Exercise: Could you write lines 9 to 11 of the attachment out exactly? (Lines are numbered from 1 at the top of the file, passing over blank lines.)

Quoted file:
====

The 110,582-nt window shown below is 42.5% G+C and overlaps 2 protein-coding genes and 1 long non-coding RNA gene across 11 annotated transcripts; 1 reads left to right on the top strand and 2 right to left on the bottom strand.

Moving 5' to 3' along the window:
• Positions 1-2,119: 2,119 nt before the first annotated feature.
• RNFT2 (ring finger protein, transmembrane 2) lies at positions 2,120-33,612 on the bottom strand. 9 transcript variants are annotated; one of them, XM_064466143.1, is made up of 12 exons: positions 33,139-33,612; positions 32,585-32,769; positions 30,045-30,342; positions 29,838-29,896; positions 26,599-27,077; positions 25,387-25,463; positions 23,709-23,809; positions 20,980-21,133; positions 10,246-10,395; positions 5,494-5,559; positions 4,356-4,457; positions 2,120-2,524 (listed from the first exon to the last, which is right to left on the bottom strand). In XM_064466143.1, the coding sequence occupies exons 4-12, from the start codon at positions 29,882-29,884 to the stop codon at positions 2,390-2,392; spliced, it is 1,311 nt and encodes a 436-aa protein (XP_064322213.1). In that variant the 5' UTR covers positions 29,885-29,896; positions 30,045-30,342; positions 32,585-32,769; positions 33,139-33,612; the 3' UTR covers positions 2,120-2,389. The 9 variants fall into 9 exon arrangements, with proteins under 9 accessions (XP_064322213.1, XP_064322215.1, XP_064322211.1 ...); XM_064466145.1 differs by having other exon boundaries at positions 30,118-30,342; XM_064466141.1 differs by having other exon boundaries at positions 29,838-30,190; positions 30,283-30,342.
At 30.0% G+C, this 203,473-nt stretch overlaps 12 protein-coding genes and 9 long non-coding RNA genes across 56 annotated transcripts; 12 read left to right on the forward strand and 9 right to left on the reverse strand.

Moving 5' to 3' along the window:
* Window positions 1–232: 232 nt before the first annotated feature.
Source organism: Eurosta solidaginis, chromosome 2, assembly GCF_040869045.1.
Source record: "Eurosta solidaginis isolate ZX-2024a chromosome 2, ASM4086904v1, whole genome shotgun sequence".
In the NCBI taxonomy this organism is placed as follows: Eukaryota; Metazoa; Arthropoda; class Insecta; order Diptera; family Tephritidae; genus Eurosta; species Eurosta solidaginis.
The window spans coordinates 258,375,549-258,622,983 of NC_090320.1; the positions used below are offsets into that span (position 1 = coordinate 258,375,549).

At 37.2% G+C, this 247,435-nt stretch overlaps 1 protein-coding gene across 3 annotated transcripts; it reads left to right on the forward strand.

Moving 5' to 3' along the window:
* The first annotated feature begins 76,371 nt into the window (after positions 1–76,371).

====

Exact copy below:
Source record: "Eurosta solidaginis isolate ZX-2024a chromosome 2, ASM4086904v1, whole genome shotgun sequence".
In the NCBI taxonomy this organism is placed as follows: Eukaryota; Metazoa; Arthropoda; class Insecta; order Diptera; family Tephritidae; genus Eurosta; species Eurosta solidaginis.
The window spans coordinates 258,375,549-258,622,983 of NC_090320.1; the positions used below are offsets into that span (position 1 = coordinate 258,375,549).